9. Skin • Impervious to microorganisms • Few nutrients, pH • Commensal organisms eg Staph.aureus • Trauma eg cuts • Weak spots eg eyes, mouth,ears

  10. Respiratory Tract • Enclosed air contains 1000 microorgs/m3 • Inhale 10,000 microorgs/24 hours • Mucociliary blanket at back of throat and nasal passages • particles trapped in hairs taken to back of throat and swallowed • aveoli - lining of macrophages

  11. Intestinal tract • Must contend with food/drink • Commensal flora • Bacteria must survive pH of stomach and duodenum • Need to attach to/penetrate gut wall in competition to gut flora

  12. Urinogenital system • Urine sterile/continually flushed • male urethra 20cm - bacteria must be introduced to bladder • female urethra 5cm - microorgs. Can traverse • Infection of bladder to kidney • Vagina - pH 5 (lactic acid)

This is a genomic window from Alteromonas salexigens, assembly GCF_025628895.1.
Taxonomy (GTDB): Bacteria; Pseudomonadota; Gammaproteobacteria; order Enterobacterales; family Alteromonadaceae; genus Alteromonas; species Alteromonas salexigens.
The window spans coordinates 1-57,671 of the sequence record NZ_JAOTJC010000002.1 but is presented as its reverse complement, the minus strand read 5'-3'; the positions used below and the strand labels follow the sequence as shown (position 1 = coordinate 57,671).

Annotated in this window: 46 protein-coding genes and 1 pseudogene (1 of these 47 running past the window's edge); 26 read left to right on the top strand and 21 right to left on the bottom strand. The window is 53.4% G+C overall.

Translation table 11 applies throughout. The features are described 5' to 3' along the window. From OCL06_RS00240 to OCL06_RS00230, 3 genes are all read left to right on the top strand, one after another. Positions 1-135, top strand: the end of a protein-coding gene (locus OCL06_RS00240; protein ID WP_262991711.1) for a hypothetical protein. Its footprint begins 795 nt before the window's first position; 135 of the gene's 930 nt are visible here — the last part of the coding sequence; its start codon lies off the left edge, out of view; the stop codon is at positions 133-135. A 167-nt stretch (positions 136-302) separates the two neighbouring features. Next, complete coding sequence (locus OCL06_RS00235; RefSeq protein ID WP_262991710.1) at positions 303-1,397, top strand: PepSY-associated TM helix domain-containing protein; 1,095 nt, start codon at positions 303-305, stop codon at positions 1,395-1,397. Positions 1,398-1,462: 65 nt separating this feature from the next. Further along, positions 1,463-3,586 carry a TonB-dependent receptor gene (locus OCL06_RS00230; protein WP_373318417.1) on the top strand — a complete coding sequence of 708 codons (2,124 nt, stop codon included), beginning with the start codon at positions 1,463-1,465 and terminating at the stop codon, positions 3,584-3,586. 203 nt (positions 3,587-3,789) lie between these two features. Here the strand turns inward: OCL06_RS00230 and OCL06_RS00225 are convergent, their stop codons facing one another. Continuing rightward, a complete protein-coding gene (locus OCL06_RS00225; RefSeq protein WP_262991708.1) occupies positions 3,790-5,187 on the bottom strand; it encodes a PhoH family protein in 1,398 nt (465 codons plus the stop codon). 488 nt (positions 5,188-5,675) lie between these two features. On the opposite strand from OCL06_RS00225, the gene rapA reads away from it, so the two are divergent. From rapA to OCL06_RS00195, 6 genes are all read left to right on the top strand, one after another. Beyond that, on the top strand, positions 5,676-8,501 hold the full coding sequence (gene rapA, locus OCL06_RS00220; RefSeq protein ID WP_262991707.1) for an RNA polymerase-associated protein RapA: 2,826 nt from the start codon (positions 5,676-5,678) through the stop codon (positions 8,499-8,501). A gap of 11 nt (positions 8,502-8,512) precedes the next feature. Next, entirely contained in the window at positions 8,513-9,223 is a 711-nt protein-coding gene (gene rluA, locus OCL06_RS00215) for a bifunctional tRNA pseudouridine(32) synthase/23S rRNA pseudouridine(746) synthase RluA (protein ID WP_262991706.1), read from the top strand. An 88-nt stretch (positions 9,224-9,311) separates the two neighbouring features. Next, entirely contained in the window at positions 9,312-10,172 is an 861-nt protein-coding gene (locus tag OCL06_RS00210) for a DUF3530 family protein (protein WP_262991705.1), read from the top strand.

13. Conjunctiva • Secretions from lacrimal/other glands • Mechanical cleansing (blinking) • Damage to conjunctiva/reduced secretions leads to infections eg contact lens wearers

  14. Macrophages from bone marrow migrate to body tissues phagocytosis and kill bacteria synthesis of complement components and cytokines Polymorphs or neutrophils from bone marrow found mainly in circulation phagocytosis and intracellular killing Phagocytes: macrophages and neutrophils

  15. Chemotaxis attachment engulfment (phagocytosis) intracellular killing Complement system cascade of proteins Antigens- bind specific antibodies secreted by lymphocytes Phagocytosis and intracellular killing

  16. Bacteria overcome host defences • Overcome portals of entry • Modulation of immune response • Avoid phagocytosis • Survive after phagocytosis • Kill phagocytes

  17. Common diseases and bacteria- see handout “Bacterial pathogens –aide memoire”

  18. Definition of an Antibiotic • …substance produced by micro-organisms that selectively destroy or inhibit other microrganisms. • Bactericidal- kill bacteria • Bacteriostatic - suppress growth/reproduction of bacteria